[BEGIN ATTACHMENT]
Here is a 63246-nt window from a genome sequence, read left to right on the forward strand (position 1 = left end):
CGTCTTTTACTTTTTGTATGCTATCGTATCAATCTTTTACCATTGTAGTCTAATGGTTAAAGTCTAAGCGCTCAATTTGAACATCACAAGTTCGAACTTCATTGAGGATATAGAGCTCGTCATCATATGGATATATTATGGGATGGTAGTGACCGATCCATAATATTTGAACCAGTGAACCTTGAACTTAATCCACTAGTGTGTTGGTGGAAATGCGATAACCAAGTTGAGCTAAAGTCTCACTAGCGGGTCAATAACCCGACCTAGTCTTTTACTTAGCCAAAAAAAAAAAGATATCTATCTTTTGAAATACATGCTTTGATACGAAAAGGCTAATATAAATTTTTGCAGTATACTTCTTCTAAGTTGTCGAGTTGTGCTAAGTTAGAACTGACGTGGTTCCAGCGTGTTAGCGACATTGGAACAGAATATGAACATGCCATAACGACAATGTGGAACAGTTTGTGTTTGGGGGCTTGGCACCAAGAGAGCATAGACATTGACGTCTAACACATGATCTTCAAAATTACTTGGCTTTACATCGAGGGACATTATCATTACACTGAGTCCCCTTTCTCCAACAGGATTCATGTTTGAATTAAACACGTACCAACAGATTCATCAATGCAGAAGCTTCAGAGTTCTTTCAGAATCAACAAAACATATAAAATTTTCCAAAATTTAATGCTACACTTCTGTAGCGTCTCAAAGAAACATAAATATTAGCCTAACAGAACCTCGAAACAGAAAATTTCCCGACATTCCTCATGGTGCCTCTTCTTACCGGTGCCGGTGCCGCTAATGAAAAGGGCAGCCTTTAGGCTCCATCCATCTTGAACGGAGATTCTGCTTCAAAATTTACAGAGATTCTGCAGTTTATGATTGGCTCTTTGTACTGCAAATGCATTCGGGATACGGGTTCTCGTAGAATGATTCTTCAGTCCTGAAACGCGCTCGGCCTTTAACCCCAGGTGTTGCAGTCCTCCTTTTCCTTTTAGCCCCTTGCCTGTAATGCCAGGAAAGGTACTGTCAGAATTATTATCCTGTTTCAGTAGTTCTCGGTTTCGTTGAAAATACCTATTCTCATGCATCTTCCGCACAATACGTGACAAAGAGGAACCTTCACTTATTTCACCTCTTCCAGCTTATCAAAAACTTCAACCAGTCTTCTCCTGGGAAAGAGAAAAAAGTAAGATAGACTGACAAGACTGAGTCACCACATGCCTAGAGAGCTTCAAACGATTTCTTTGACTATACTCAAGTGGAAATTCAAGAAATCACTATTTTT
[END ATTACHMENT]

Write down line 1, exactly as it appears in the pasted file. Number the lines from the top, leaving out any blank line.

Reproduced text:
Here is a 63246-nt window from a genome sequence, read left to right on the forward strand (position 1 = left end):